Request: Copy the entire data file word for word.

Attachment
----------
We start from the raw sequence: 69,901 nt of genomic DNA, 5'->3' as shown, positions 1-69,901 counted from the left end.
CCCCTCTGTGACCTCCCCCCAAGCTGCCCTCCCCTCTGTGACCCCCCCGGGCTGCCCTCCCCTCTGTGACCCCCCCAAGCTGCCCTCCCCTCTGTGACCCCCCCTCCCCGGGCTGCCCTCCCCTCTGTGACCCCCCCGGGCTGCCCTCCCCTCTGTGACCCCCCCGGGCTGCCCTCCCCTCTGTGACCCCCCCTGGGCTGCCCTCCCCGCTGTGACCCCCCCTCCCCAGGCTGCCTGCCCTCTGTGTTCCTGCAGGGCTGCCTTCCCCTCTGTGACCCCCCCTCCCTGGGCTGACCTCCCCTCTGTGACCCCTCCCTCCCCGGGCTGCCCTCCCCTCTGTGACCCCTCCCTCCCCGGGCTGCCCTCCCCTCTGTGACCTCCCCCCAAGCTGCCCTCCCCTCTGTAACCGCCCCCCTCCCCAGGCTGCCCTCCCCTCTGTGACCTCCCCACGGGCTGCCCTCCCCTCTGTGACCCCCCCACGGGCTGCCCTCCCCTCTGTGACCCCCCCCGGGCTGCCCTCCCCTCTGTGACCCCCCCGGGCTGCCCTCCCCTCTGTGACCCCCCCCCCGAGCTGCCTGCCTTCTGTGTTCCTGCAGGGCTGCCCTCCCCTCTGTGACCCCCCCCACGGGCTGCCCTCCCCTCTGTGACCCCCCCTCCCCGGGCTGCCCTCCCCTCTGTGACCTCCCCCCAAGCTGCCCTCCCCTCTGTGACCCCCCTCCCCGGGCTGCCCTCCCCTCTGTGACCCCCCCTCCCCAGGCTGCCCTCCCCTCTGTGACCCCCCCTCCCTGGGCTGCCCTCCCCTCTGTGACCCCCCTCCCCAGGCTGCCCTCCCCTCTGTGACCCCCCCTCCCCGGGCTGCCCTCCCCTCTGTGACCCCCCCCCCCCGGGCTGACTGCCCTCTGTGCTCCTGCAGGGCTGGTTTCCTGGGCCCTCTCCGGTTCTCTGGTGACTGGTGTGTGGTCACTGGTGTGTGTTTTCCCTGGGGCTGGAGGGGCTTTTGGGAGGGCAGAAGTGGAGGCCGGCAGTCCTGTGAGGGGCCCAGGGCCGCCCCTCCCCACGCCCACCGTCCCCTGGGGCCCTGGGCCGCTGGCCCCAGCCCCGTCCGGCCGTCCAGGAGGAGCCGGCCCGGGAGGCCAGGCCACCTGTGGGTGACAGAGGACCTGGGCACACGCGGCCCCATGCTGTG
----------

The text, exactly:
We start from the raw sequence: 69,901 nt of genomic DNA, 5'->3' as shown, positions 1-69,901 counted from the left end.
CCCCTCTGTGACCTCCCCCCAAGCTGCCCTCCCCTCTGTGACCCCCCCGGGCTGCCCTCCCCTCTGTGACCCCCCCAAGCTGCCCTCCCCTCTGTGACCCCCCCTCCCCGGGCTGCCCTCCCCTCTGTGACCCCCCCGGGCTGCCCTCCCCTCTGTGACCCCCCCGGGCTGCCCTCCCCTCTGTGACCCCCCCTGGGCTGCCCTCCCCGCTGTGACCCCCCCTCCCCAGGCTGCCTGCCCTCTGTGTTCCTGCAGGGCTGCCTTCCCCTCTGTGACCCCCCCTCCCTGGGCTGACCTCCCCTCTGTGACCCCTCCCTCCCCGGGCTGCCCTCCCCTCTGTGACCCCTCCCTCCCCGGGCTGCCCTCCCCTCTGTGACCTCCCCCCAAGCTGCCCTCCCCTCTGTAACCGCCCCCCTCCCCAGGCTGCCCTCCCCTCTGTGACCTCCCCACGGGCTGCCCTCCCCTCTGTGACCCCCCCACGGGCTGCCCTCCCCTCTGTGACCCCCCCCGGGCTGCCCTCCCCTCTGTGACCCCCCCGGGCTGCCCTCCCCTCTGTGACCCCCCCCCCGAGCTGCCTGCCTTCTGTGTTCCTGCAGGGCTGCCCTCCCCTCTGTGACCCCCCCCACGGGCTGCCCTCCCCTCTGTGACCCCCCCTCCCCGGGCTGCCCTCCCCTCTGTGACCTCCCCCCAAGCTGCCCTCCCCTCTGTGACCCCCCTCCCCGGGCTGCCCTCCCCTCTGTGACCCCCCCTCCCCAGGCTGCCCTCCCCTCTGTGACCCCCCCTCCCTGGGCTGCCCTCCCCTCTGTGACCCCCCTCCCCAGGCTGCCCTCCCCTCTGTGACCCCCCCTCCCCGGGCTGCCCTCCCCTCTGTGACCCCCCCCCCCCGGGCTGACTGCCCTCTGTGCTCCTGCAGGGCTGGTTTCCTGGGCCCTCTCCGGTTCTCTGGTGACTGGTGTGTGGTCACTGGTGTGTGTTTTCCCTGGGGCTGGAGGGGCTTTTGGGAGGGCAGAAGTGGAGGCCGGCAGTCCTGTGAGGGGCCCAGGGCCGCCCCTCCCCACGCCCACCGTCCCCTGGGGCCCTGGGCCGCTGGCCCCAGCCCCGTCCGGCCGTCCAGGAGGAGCCGGCCCGGGAGGCCAGGCCACCTGTGGGTGACAGAGGACCTGGGCACACGCGGCCCCATGCTGTG